A: Bill Clinton, President of the United States, was impeached by the House of Representatives on charges of perjury and obstruction of justice on December 19, 1998, but acquitted by the Senate on February 12, 1999. With a two-thirds majority required for conviction, only 45 senators voted guilty on the perjury charge and 50 on the obstruction charge.
What prompted these charges? In taped phone conversations, Monica Lewinsky, a former White House Intern, discussed having oral sex with Clinton. Details were also pulled from her e-mails and hard drive. Apparently, Bill’s hard drive couldn’t resist the temptation. At the deposition, Clinton claimed “sexual relations” meant only vaginal intercourse. Really, Bubba? No wonder Hillary never looks very happy – maybe it’s time to buy a new dictionary or copy of the Kama Sutra. Clinton also contended that his statement that “there’s nothing going on between us” had been truthful because he had no ongoing relationship with Lewinsky at the time he was questioned.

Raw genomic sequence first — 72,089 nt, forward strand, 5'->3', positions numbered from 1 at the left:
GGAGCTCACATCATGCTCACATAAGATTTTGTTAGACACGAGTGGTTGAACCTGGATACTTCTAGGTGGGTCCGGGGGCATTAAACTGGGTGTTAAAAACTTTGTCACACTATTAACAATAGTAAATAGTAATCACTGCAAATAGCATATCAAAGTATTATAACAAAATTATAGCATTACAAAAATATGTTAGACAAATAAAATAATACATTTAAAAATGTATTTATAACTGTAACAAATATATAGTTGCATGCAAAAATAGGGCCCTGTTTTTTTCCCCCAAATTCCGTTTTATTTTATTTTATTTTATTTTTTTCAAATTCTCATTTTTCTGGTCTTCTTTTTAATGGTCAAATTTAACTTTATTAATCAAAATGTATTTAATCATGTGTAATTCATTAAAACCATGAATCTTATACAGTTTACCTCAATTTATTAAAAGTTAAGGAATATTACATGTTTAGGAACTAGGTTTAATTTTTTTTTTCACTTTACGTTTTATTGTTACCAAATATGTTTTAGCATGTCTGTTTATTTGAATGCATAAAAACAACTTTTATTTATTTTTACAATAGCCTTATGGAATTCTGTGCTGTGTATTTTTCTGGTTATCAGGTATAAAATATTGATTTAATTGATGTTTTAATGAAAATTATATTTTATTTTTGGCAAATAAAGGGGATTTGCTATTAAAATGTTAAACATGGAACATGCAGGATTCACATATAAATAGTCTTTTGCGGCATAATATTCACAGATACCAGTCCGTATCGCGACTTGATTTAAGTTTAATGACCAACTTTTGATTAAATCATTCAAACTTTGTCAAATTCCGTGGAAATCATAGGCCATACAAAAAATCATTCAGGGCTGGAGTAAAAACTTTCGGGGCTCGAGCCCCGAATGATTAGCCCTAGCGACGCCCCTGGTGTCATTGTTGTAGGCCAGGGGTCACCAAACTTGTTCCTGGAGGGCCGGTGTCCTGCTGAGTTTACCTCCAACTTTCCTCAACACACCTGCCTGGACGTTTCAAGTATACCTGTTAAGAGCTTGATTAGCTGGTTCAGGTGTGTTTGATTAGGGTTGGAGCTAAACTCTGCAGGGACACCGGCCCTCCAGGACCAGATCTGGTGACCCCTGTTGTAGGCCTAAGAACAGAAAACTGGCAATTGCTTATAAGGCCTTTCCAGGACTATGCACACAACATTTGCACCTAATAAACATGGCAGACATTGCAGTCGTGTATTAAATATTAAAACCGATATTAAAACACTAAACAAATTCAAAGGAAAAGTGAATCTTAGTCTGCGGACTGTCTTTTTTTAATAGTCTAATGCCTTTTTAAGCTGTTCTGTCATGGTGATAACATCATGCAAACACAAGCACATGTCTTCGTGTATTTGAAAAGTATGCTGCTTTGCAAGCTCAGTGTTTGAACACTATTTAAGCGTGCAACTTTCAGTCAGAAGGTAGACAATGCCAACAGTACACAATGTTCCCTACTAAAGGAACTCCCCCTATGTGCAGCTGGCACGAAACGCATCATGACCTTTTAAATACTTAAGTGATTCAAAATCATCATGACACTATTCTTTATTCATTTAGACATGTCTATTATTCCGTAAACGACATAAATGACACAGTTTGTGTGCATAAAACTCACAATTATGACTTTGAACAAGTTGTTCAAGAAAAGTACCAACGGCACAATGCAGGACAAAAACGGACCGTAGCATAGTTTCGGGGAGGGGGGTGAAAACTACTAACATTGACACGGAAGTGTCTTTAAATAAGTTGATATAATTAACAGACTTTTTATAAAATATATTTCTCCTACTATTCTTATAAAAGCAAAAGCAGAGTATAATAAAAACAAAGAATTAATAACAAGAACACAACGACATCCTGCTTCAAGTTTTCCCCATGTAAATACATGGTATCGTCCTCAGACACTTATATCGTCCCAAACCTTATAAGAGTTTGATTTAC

So Bill Clinton was indeed impeached by the House, but acquitted by the Senate and, therefore, was able to complete his second term as president.
Looking back, my advice to Monica Lewinsky would have been to keep her mouth shut on the phone and when she’s on her knees in the front of the president.